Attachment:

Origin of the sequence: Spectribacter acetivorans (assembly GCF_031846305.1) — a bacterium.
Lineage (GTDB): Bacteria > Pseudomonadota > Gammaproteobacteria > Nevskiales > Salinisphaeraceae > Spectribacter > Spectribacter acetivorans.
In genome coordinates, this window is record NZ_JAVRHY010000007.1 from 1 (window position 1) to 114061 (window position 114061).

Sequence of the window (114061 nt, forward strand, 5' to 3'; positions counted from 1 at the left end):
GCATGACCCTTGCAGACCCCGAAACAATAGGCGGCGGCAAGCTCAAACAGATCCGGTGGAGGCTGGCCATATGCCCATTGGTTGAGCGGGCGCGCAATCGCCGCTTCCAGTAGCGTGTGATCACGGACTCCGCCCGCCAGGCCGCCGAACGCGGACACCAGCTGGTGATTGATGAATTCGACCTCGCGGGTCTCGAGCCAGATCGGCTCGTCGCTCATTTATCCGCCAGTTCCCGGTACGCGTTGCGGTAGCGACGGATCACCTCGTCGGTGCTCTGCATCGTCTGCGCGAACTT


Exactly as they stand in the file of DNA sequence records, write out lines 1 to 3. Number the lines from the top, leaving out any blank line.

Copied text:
Origin of the sequence: Spectribacter acetivorans (assembly GCF_031846305.1) — a bacterium.
Lineage (GTDB): Bacteria > Pseudomonadota > Gammaproteobacteria > Nevskiales > Salinisphaeraceae > Spectribacter > Spectribacter acetivorans.
In genome coordinates, this window is record NZ_JAVRHY010000007.1 from 1 (window position 1) to 114061 (window position 114061).